7. The Viterbi algorithm—belief propagation for single talker speech recognition
Belief propagation for recognition of a single talker’s speech follows a similar general process, just with much more complicated probabilities. Each successive frame of a spectrogram is a new roll of the die. We carry forward beliefs built up from the earlier rolls. A procedure called the Viterbi algorithm carries out this search for the best explanation of the observed sound.
For instance, the sound in the frames so far may have been consistent with either R-EH or W-AY, with the former being more likely. We could represent the possible sequences of phoneme states and their probabilities in a diagram, with looping arrows to indicate states that have repeated across several frames of the spectrogram:
(We are simplifying things by not dividing the phonemes into states, such as R-1, R-2, R-3.) Suppose that the spectrum in the next frame has high probability if the phoneme is T, a moderate probability for phoneme B and a very low probability for phoneme D.
Our speech model has no words with the sounds W-AY-B or R-EH-B, but it does have “white” and “red.” Our updated beliefs give W-AY-T a high probability and R-EH-D a lower probability.
Suppose our language model also included W-AY-D (for instance, in the word “wide”), and suppose that we estimated that the speech W-AY-D was even less probable than R-EH-D given the observed audio in the frames so far. The Viterbi algorithm, however, only keeps the best sequence for each possible current phoneme state—in this case R-EH-D for D and W-AY-T for T. This trimming of possibilities makes the Viterbi algorithm an efficient way to search for the most likely speech.
Thus, we safely discard W-AY-D from further consideration and carry forward our beliefs about R-EH-D and W-AY-T to the next spectrogram frame.
8. Models for overlapping speech
When two words are spoken at once, the phonemes in each word may align in many possible ways. A speech separation algorithm has to find the most likely pair of sound signals to explain the full signal.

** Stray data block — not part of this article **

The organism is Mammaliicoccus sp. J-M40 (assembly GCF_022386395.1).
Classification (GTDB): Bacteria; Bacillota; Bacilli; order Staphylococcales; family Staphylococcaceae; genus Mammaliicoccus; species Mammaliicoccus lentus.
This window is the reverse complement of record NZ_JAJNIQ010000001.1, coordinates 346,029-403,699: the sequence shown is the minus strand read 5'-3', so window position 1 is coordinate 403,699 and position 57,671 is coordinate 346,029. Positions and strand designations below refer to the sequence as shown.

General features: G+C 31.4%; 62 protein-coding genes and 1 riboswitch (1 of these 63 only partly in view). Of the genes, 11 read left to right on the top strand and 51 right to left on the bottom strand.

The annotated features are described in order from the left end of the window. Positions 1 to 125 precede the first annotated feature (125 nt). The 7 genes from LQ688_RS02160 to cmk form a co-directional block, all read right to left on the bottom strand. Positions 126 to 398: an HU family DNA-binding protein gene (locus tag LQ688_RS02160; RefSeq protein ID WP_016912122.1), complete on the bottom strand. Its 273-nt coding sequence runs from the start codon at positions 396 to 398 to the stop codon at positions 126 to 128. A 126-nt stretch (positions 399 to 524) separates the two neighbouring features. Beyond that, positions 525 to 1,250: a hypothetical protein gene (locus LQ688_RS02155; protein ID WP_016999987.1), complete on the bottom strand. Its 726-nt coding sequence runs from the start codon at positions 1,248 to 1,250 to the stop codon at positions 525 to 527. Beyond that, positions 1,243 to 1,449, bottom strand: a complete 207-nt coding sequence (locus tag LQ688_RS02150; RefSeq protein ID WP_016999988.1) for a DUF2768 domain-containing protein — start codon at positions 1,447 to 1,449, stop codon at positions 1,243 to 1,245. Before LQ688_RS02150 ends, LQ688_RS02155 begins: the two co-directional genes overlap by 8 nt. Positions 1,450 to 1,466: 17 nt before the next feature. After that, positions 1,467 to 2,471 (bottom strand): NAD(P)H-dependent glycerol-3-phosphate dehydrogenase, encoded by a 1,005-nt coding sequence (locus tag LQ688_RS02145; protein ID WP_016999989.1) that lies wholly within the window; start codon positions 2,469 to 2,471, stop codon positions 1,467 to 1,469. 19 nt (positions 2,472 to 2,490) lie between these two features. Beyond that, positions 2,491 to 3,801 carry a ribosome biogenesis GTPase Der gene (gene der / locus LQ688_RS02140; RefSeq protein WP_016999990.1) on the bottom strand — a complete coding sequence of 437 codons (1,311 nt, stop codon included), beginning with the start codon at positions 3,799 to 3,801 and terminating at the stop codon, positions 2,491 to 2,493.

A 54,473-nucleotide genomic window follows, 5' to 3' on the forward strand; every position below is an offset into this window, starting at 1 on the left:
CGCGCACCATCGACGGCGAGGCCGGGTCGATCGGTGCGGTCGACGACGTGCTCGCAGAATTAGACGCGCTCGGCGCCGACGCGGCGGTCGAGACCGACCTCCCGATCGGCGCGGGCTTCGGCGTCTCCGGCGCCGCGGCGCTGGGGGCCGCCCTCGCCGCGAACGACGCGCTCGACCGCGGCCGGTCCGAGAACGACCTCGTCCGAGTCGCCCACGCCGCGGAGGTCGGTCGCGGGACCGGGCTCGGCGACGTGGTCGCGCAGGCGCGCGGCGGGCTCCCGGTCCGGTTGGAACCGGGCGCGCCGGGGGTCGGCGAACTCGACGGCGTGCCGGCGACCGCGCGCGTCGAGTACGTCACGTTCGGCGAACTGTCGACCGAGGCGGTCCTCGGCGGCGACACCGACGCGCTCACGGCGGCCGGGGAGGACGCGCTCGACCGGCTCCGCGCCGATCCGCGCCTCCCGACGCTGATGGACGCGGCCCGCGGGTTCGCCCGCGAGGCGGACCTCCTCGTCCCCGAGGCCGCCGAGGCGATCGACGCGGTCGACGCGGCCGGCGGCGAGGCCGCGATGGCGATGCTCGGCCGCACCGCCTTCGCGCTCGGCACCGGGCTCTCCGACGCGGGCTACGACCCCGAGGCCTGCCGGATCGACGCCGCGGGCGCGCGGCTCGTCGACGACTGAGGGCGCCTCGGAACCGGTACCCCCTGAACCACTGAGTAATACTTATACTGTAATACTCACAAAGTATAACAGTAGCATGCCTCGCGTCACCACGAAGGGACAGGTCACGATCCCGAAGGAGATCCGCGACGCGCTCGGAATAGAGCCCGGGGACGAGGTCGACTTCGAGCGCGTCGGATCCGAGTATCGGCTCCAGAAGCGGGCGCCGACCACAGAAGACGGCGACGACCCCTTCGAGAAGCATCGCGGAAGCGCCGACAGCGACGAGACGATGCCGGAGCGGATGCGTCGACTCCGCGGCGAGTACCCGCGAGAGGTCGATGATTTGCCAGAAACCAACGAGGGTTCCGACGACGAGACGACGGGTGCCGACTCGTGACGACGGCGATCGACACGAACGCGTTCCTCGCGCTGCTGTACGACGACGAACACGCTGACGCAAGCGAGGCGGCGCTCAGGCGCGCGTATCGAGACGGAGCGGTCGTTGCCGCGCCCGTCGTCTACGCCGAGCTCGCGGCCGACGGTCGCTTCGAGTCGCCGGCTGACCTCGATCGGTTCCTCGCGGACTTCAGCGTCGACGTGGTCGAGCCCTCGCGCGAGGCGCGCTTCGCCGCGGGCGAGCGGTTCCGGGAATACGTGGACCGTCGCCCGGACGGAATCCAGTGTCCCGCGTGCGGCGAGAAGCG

For instance, consider the case of two people saying the words “three” and “six.” The phonemes may happen to align in this fashion:
A brute force approach to analyze this overlapping speech is to combine two single-talker speech models to form a two-speaker model. Each state in this model consists of a pair of phoneme states. The overlapping words would be represented like this:
The arrows indicate the possible transitions among the two-phoneme states. Each transition has an associated probability. The heavier blue arrows show the actual sequence of states in the example.
The probabilities for sequences of these two-speaker states can be computed from the probabilities in the single speaker models and from an “interaction function” that describes how the individual audio signals combine. The Viterbi algorithm can search for the most probable sequence of two-speaker states to explain the total audio signal.
This approach is feasible for combining two small speech models, such as with the test samples of two people using a very limited vocabulary. Our algorithm used this approach in the speech separation challenge and performed better than human listeners—the first speech separation algorithm to do so. Such superhuman performance by a computer is an extremely rare accomplishment in any field of audio or visual perception.
Yet a critically important challenge remained: to find an algorithm that would scale up and remain efficient when dealing with larger speech models and more talkers.
9. The combinatorial problem
Trying to analyze overlapping speech by using a brute force combination of speaker models becomes exponentially more time consuming as the number of talkers increases. The graph shows the time it would take a modern PC to analyze a single second of sound produced by a number of people speaking at once. Here we assume each second of audio is divided into 50 spectrogram frames, and an individual’s speech in any given spectrogram frame consists of one of 10,000 possible sounds. The n-talker model must therefore handle 10,000n possible sound combinations in each frame. We also assume the PC can analyze a million sound combinations per second.
Clearly this brute force approach is hopeless.